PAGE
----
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IRS Working to Fix Glitch in Refundable Tax Credits

Posted on July 1, 2020

The IRS will soon issue guidance for millions of people who used an IRS online tool to speed their stimulus payments and now find they can’t file electronically to claim refundable tax credits.

IRS Commissioner Charles Rettig, testifying before the Senate Finance Committee, wouldn’t commit to implementing an electronic system to amend the abbreviated Form 1040 returns filed through the agency's Get My Payment system.

“We’re trying to get things to come in through certain portals, which actually expedites our ability to look at certain things,” Rettig said during a June 30 hearing on the COVID-19 pandemic’s impact on the 2020 filing season. “I can’t commit to another lane for having this come in right now,” he said. “This will be the lane that we will be announcing.”

Sen. Michael F. Bennet, D-Colo., objected. “Until a suitable online system is put into place to deal with this filing trap created by the IRS’s system, millions are going to go without the money they desperately need,” he said. Bennet estimated that 5 million to 10 million households may be affected.

Rettig said the tax agency plans to issue guidance soon on how taxpayers can file an amended paper return to claim the earned income tax credit and child tax credit and mark the returns so that IRS workers can identify and expedite processing.

The Get My Payment tool allows individuals to update their direct deposit information to receive their economic impact payments (EIPs), Rettig explained. To get that information into IRS systems, it creates an abbreviated Form 1040 tax return.

Unfortunately, Bennet said, the abbreviated Forms 1040 can be updated to claim the EITC and child tax credit — for which many EIP recipients also qualify — only by sending the IRS an amended paper return.

The IRS already faces a backlog of almost 5 million paper tax returns, according to Sen. Rob Portman, R-Ohio.

Reopening Priorities

Senate Finance Committee Chair Chuck Grassley, R-Iowa, told Rettig that despite a filing season that “has been anything but typical . . . the IRS performed exceptionally well under the circumstances.”

Rettig said all IRS processing and call centers are expected to reopen by July 13, and the agency will continue bringing employees back to their offices through July 15, the extended tax return filing deadline.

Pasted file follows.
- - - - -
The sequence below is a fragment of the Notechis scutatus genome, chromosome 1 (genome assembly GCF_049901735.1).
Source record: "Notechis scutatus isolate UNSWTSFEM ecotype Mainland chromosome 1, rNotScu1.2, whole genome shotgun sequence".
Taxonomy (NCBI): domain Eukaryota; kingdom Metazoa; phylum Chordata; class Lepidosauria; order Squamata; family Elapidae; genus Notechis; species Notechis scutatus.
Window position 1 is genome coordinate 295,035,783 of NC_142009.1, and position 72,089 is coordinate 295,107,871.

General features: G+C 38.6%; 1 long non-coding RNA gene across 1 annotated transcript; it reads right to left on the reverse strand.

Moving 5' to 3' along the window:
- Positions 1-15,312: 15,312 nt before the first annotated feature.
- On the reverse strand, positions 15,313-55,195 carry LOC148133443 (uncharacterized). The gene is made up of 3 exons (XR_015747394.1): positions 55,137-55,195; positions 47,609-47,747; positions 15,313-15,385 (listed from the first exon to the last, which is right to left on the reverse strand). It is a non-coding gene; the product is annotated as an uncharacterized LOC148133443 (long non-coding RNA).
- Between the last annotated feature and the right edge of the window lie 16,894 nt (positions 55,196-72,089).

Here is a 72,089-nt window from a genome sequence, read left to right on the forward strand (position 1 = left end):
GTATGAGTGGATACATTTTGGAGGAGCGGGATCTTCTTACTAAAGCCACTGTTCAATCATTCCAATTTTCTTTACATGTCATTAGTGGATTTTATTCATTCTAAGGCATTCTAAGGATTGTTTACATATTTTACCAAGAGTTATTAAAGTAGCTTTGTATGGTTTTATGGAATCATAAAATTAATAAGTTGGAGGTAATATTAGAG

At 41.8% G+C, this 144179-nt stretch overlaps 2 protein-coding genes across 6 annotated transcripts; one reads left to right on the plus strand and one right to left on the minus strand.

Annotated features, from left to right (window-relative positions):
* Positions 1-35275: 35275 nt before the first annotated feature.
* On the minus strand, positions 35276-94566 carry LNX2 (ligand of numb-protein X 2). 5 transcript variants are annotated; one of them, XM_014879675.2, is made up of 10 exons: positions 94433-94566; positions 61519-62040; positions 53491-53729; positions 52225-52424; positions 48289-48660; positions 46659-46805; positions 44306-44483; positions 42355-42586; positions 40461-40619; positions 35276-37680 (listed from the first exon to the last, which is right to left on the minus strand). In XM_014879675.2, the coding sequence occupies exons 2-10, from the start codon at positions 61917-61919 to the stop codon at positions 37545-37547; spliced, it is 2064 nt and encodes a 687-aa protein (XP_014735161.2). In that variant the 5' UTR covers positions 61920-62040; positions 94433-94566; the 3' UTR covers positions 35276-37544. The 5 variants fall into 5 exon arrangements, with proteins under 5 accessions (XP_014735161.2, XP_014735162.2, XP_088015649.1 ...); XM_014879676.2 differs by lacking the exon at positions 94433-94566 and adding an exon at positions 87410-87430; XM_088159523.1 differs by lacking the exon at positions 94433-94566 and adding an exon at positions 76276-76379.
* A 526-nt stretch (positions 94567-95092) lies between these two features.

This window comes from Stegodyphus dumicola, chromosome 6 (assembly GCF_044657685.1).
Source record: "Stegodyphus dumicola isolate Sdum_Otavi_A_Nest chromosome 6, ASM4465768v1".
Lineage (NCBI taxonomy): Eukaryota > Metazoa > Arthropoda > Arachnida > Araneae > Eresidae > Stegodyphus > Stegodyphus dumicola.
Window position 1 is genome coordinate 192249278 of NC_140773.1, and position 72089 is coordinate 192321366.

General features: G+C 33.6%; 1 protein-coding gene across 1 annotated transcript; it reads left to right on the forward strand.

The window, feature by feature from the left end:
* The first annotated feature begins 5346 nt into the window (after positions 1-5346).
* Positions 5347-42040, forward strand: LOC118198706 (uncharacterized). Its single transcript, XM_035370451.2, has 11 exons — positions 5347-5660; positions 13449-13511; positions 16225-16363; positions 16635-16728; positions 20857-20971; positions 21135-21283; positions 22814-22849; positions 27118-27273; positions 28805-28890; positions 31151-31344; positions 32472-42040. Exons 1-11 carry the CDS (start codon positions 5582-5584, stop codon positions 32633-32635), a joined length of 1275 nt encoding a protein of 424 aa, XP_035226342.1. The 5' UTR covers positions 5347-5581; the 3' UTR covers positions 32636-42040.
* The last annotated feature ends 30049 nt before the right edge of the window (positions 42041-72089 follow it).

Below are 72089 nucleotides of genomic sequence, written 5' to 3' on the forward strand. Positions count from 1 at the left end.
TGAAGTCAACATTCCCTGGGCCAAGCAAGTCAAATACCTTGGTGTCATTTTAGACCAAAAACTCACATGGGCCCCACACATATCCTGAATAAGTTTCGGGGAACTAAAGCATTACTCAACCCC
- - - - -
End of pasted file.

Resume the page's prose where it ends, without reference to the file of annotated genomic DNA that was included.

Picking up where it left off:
The IRS workplace will look very different, Rettig said. Managers will enforce social distancing, employees may be asked to work different schedules and shifts, and the agency will continue to monitor workers’ health to prevent spikes in coronavirus infection rates, he said.

Rettig said taxpayer services and processing 2020 returns and refunds are the agency’s top reopening priorities. Paper returns have priority in clearing mail backlogs because they may contain EITC claims, he said, adding that the IRS can process about 1 million paper returns per week.

“Reissuing checks is a priority for the Internal Revenue Service,” Rettig told Portman, who asked about the agency's plans for getting stimulus payments to taxpayers who received their EIP on a prepaid debit card but mistakenly discarded it or who may have had their EIP misdirected.

Rettig said the IRS remains committed to getting stimulus money to everyone who qualifies, including the homeless and those without bank accounts. The Center on Budget and Policy Priorities estimates there could be as many as 12 million nonfilers — a number Rettig described as “overstated multiple times,” though he cited no alternative number.

The agency will also issue $500 stimulus checks to about 365,000 taxpayers whose dependents weren’t calculated when they used the Get My Payment tool, Rettig said.

Asked about IRS enforcement efforts, Rettig said tax return nonfilers for 2017 and 2018 have already been contacted by the IRS, and those who didn't file in 2019 will be. The agency is particularly hawkish on syndicated conservation easements, he added.

“I continually say today, ‘This is a priority, that is a priority,’ and those are accurate statements,” Rettig said. “And when I use the word ‘priority,’ it’s knowing that we have the human resources to back that up [and] the employees to make this happen.”

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